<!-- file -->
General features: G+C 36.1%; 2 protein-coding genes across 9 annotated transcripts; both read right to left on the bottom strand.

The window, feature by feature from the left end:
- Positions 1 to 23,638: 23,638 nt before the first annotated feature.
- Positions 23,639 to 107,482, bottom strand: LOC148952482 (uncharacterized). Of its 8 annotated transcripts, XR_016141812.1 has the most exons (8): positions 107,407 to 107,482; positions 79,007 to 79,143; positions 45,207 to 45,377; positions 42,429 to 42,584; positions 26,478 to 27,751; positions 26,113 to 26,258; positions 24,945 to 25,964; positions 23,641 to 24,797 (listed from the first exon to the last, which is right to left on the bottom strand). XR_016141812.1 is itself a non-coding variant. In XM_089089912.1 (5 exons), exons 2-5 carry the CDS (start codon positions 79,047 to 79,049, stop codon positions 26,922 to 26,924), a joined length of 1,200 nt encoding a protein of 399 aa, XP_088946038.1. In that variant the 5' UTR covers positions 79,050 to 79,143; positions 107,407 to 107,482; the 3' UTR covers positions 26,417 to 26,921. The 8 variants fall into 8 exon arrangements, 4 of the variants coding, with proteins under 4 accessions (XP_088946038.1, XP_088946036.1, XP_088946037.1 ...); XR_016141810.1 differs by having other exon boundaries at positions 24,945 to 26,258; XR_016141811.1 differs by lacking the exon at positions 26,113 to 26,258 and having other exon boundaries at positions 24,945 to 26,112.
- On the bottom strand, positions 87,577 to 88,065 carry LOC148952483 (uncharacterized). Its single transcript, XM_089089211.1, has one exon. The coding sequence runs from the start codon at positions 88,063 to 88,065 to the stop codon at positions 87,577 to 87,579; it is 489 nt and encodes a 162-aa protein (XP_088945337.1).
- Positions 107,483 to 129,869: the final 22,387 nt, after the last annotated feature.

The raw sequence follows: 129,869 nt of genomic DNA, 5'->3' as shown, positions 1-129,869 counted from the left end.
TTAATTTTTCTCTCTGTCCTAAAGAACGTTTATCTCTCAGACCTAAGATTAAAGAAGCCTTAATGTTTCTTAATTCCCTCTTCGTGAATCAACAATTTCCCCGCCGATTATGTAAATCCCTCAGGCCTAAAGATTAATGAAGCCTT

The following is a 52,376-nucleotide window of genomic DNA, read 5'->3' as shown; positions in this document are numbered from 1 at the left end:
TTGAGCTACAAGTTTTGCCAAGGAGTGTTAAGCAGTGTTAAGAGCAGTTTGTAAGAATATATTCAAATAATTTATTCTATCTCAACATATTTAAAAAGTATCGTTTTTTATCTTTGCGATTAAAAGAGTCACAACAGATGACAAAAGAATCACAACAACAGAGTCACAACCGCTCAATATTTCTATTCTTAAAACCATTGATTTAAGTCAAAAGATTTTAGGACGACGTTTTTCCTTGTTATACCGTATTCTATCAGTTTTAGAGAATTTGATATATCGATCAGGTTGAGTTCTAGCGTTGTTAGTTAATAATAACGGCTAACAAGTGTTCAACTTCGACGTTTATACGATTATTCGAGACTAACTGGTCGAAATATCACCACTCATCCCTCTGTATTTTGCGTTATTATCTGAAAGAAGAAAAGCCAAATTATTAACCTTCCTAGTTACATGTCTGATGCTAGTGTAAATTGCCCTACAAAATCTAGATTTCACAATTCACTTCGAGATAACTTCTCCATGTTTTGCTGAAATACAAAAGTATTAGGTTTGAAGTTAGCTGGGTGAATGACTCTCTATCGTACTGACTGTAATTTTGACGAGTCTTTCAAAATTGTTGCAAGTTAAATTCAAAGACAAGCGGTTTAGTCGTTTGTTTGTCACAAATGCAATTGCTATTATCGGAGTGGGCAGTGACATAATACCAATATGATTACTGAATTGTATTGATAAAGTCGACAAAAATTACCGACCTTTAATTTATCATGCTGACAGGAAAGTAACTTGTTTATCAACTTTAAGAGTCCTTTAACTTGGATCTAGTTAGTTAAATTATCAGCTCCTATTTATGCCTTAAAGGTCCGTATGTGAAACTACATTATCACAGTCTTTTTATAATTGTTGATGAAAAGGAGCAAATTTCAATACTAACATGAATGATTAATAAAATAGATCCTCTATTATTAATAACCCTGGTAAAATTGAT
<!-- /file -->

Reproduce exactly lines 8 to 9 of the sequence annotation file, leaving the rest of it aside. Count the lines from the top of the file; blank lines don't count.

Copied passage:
TTAATTTTTCTCTCTGTCCTAAAGAACGTTTATCTCTCAGACCTAAGATTAAAGAAGCCTTAATGTTTCTTAATTCCCTCTTCGTGAATCAACAATTTCCCCGCCGATTATGTAAATCCCTCAGGCCTAAAGATTAATGAAGCCTT

The following is a 52,376-nucleotide window of genomic DNA, read 5'->3' as shown; positions in this document are numbered from 1 at the left end: